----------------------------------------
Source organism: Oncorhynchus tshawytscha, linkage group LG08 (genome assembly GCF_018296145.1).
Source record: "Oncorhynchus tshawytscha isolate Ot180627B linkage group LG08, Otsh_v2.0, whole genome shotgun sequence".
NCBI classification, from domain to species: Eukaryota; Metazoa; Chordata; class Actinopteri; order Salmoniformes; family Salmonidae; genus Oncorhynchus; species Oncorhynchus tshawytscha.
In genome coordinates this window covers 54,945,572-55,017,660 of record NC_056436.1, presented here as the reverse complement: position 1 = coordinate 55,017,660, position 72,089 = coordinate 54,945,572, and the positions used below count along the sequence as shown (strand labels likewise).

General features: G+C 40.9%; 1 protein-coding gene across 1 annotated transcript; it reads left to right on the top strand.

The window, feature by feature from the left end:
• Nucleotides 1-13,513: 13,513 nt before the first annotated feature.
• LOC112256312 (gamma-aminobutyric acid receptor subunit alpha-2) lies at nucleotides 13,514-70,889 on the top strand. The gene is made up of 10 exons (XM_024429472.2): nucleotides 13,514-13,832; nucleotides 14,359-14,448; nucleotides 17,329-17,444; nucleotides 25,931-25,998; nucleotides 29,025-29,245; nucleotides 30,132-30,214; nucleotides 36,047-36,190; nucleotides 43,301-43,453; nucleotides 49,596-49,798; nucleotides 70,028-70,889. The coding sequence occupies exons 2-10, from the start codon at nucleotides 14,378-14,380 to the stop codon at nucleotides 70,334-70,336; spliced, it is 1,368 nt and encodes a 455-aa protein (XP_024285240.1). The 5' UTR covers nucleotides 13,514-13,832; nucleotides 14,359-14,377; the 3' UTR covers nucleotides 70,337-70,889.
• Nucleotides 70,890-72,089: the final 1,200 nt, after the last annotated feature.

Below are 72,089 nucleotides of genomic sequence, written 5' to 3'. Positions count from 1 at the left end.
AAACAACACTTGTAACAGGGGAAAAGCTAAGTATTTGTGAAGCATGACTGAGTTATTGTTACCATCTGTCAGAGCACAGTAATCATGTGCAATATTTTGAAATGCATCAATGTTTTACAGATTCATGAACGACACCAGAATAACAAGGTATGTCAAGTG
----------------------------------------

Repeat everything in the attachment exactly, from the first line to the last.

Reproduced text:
Source organism: Oncorhynchus tshawytscha, linkage group LG08 (genome assembly GCF_018296145.1).
Source record: "Oncorhynchus tshawytscha isolate Ot180627B linkage group LG08, Otsh_v2.0, whole genome shotgun sequence".
NCBI classification, from domain to species: Eukaryota; Metazoa; Chordata; class Actinopteri; order Salmoniformes; family Salmonidae; genus Oncorhynchus; species Oncorhynchus tshawytscha.
In genome coordinates this window covers 54,945,572-55,017,660 of record NC_056436.1, presented here as the reverse complement: position 1 = coordinate 55,017,660, position 72,089 = coordinate 54,945,572, and the positions used below count along the sequence as shown (strand labels likewise).

General features: G+C 40.9%; 1 protein-coding gene across 1 annotated transcript; it reads left to right on the top strand.

The window, feature by feature from the left end:
• Nucleotides 1-13,513: 13,513 nt before the first annotated feature.
• LOC112256312 (gamma-aminobutyric acid receptor subunit alpha-2) lies at nucleotides 13,514-70,889 on the top strand. The gene is made up of 10 exons (XM_024429472.2): nucleotides 13,514-13,832; nucleotides 14,359-14,448; nucleotides 17,329-17,444; nucleotides 25,931-25,998; nucleotides 29,025-29,245; nucleotides 30,132-30,214; nucleotides 36,047-36,190; nucleotides 43,301-43,453; nucleotides 49,596-49,798; nucleotides 70,028-70,889. The coding sequence occupies exons 2-10, from the start codon at nucleotides 14,378-14,380 to the stop codon at nucleotides 70,334-70,336; spliced, it is 1,368 nt and encodes a 455-aa protein (XP_024285240.1). The 5' UTR covers nucleotides 13,514-13,832; nucleotides 14,359-14,377; the 3' UTR covers nucleotides 70,337-70,889.
• Nucleotides 70,890-72,089: the final 1,200 nt, after the last annotated feature.

Below are 72,089 nucleotides of genomic sequence, written 5' to 3'. Positions count from 1 at the left end.
AAACAACACTTGTAACAGGGGAAAAGCTAAGTATTTGTGAAGCATGACTGAGTTATTGTTACCATCTGTCAGAGCACAGTAATCATGTGCAATATTTTGAAATGCATCAATGTTTTACAGATTCATGAACGACACCAGAATAACAAGGTATGTCAAGTG